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Multi-client scenario best hope for seismic players

Oil companies are increasingly spoiled for choice in any ocean-bottom node (OBN) strategy, with no obvious shortage of nodal capacity and operators in the market place, writes Andrew McBarnet.

iSeismic, a subsidiary of Norwegian survey and rig positioning company iSurvey, will soon add to the competition, and others may follow the perceived investment opportunity.

The level of demand and differentiating technology will therefore determine future operations.

The best future scenario is for a serious multi-client market to develop. TGS, which a few years ago was responsible for commissioning a third of all towed-streamer surveys on a multi-client basis, has been making moves in this direction.

It has launched the first phase of Amendment, a 2350-square kilometre seismic survey in the Mississippi Canyon and Atwater Valley areas of the deep-water US Gulf of Mexico, with Schlumberger as a partner.

Magseis Fairfield is carrying out the project with ZXPLR nodes and remotely operated vehicles.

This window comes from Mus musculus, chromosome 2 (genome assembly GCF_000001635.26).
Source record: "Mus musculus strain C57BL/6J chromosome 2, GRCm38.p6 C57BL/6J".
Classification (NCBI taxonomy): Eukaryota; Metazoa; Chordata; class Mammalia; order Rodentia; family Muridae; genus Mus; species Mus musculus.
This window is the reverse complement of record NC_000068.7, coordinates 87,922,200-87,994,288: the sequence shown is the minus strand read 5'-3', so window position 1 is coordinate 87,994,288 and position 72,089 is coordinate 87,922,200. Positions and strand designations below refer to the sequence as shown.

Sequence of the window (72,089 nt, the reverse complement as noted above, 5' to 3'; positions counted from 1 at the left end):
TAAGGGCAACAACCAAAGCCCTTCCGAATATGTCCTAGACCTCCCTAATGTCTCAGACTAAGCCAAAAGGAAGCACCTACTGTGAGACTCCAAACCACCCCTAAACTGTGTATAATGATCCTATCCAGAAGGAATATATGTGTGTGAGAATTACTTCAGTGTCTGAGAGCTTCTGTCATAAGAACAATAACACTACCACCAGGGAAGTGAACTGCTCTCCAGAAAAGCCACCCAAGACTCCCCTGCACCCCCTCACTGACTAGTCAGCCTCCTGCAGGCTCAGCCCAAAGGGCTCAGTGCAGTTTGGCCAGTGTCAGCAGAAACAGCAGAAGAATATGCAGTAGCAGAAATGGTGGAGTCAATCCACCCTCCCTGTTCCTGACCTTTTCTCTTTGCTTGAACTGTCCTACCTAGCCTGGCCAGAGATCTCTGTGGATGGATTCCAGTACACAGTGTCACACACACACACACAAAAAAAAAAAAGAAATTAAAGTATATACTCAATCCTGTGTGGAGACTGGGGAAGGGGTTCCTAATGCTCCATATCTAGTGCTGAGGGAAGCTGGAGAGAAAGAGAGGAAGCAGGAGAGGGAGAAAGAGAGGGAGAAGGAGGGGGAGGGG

As Will Ashby, TGS senior vice president, North America, explains: “This is the first ultra-long offset, sparse node survey aimed at obtaining new velocity information to better image the subsalt.

“The data can then be processed by the latest full-wave imaging and other techniques. Owning the underlying data from previous surveys makes this particularly attractive for us.”

UK supermajor BP for its part has developed the Wolfspar seismic source focused on capturing low-frequency seismic data.

The technology, along with the subsequent sophisticated processing of the data, has been credited for making possible BP’s recent discovery of more than 1 billion additional barrels of oil in place at its Thunder Horse subsalt field in the Gulf of Mexico.

TGS is also co-investing with Axxis Geo Solutions on a first multi-client project in the North Sea, a 1500 square kilometre survey using node-on-a-rope technology.

Meanwhile, oil company customers will want to drive down the price of seabed surveys.

The leading players are all focused on speeding up surveys by automating the deployment and retrieval of nodes, but so far deployment at much more than 2 knots per hour is rare.

After six years in development, Norwegian node system supplier inApril is manufacturing the first nodes for its Venator OBN system, which it claims will produce significant improvements in speed and efficiency.

An interesting futuristic project is Saudi Aramco’s Spicerack initiative being developed mainly by the company’s EXPEC Advanced Research Centre and SBGS.

It envisions OBN surveys carried out by autonomous underwater vehicles with the promise of major efficiencies and lower costs. A second pilot feasibility test with 200 vehicles is due this summer.

Spicerack and remotely operated technology being researched by others would be genuinely transformative. Such developments, however, are a few years out.

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